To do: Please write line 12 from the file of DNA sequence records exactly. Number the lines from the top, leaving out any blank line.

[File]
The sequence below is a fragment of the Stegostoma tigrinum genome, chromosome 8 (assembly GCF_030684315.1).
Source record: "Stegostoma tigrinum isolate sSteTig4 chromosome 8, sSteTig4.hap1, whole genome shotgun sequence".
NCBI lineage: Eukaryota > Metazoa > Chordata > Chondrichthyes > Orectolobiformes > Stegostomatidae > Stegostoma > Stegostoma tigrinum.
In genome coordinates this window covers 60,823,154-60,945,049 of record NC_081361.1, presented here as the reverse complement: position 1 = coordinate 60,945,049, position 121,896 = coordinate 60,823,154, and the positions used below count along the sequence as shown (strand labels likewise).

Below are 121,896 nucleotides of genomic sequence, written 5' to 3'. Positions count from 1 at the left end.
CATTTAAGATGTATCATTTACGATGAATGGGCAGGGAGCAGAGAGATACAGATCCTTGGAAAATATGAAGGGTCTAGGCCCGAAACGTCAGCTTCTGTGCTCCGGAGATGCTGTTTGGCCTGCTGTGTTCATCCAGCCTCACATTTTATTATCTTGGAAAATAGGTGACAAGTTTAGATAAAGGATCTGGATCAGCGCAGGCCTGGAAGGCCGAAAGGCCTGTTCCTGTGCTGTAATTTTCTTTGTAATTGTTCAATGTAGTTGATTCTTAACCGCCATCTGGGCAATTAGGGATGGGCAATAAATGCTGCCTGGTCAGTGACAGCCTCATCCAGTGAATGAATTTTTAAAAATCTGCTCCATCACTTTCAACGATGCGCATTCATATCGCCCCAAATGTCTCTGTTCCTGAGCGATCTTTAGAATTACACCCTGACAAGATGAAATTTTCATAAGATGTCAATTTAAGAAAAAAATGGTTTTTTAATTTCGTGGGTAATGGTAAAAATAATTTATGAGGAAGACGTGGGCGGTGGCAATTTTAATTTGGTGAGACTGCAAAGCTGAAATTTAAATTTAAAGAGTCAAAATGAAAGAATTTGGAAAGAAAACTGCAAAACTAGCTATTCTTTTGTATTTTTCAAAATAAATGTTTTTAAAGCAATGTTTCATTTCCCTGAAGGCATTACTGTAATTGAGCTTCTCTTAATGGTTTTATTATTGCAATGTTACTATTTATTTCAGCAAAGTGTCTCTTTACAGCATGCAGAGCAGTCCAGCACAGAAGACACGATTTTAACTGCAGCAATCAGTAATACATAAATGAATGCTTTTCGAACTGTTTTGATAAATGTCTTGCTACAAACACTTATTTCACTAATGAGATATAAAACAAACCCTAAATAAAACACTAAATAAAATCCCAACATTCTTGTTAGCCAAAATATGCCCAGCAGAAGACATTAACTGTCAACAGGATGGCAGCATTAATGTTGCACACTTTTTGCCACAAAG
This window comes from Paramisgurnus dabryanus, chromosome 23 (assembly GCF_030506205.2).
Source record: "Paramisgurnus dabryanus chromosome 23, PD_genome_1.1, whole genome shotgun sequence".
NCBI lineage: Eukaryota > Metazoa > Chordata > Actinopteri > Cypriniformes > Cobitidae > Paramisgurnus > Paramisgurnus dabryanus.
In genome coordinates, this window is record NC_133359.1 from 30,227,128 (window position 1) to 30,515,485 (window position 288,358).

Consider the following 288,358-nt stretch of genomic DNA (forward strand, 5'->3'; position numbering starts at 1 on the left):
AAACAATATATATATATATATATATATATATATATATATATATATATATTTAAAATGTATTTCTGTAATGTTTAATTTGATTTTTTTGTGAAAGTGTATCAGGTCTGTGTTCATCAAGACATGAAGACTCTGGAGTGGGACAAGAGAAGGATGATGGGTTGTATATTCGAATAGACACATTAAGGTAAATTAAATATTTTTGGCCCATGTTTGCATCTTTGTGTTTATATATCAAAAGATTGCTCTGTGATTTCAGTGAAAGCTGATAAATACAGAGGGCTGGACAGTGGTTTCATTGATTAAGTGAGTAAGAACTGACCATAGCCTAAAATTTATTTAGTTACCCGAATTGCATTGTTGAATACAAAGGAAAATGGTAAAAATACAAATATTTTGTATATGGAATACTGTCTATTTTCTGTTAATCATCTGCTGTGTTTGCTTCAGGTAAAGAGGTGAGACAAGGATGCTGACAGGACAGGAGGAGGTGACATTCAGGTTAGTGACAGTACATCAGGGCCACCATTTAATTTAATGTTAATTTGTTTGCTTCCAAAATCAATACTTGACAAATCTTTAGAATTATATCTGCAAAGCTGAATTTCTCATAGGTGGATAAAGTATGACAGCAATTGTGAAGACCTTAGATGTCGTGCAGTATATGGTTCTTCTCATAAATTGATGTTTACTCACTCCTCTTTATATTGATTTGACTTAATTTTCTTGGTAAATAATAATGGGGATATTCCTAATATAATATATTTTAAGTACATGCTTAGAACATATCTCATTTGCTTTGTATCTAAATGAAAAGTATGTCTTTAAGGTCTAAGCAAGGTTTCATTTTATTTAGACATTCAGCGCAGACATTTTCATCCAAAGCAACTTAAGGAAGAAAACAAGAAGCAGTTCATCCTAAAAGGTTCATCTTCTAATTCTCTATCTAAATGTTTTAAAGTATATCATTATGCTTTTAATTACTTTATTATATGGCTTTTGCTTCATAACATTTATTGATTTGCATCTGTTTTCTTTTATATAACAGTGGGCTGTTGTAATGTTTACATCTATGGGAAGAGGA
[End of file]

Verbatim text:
AAACAATATATATATATATATATATATATATATATATATATATATATATTTAAAATGTATTTCTGTAATGTTTAATTTGATTTTTTTGTGAAAGTGTATCAGGTCTGTGTTCATCAAGACATGAAGACTCTGGAGTGGGACAAGAGAAGGATGATGGGTTGTATATTCGAATAGACACATTAAGGTAAATTAAATATTTTTGGCCCATGTTTGCATCTTTGTGTTTATATATCAAAAGATTGCTCTGTGATTTCAGTGAAAGCTGATAAATACAGAGGGCTGGACAGTGGTTTCATTGATTAAGTGAGTAAGAACTGACCATAGCCTAAAATTTATTTAGTTACCCGAATTGCATTGTTGAATACAAAGGAAAATGGTAAAAATACAAATATTTTGTATATGGAATACTGTCTATTTTCTGTTAATCATCTGCTGTGTTTGCTTCAGGTAAAGAGGTGAGACAAGGATGCTGACAGGACAGGAGGAGGTGACATTCAGGTTAGTGACAGTACATCAGGGCCACCATTTAATTTAATGTTAATTTGTTTGCTTCCAAAATCAATACTTGACAAATCTTTAGAATTATATCTGCAAAGCTGAATTTCTCATAGGTGGATAAAGTATGACAGCAATTGTGAAGACCTTAGATGTCGTGCAGTATATGGTTCTTCTCATAAATTGATGTTTACTCACTCCTCTTTATATTGATTTGACTTAATTTTCTTGGTAAATAATAATGGGGATATTCCTAATATAATATATTTTAAGTACATGCTTAGAACATATCTCATTTGCTTTGTATCTAAATGAAAAGTATGTCTTTAAGGTCTAAGCAAGGTTTCATTTTATTTAGACATTCAGCGCAGACATTTTCATCCAAAGCAACTTAAGGAAGAAAACAAGAAGCAGTTCATCCTAAAAGGTTCATCTTCTAATTCTCTATCTAAATGTTTTAAAGTATATCATTATGCTTTTAATTACTTTATTATATGGCTTTTGCTTCATAACATTTATTGATTTGCATCTGTTTTCTTTTATATAACAGTGGGCTGTTGTAATGTTTACATCTATGGGAAGAGGA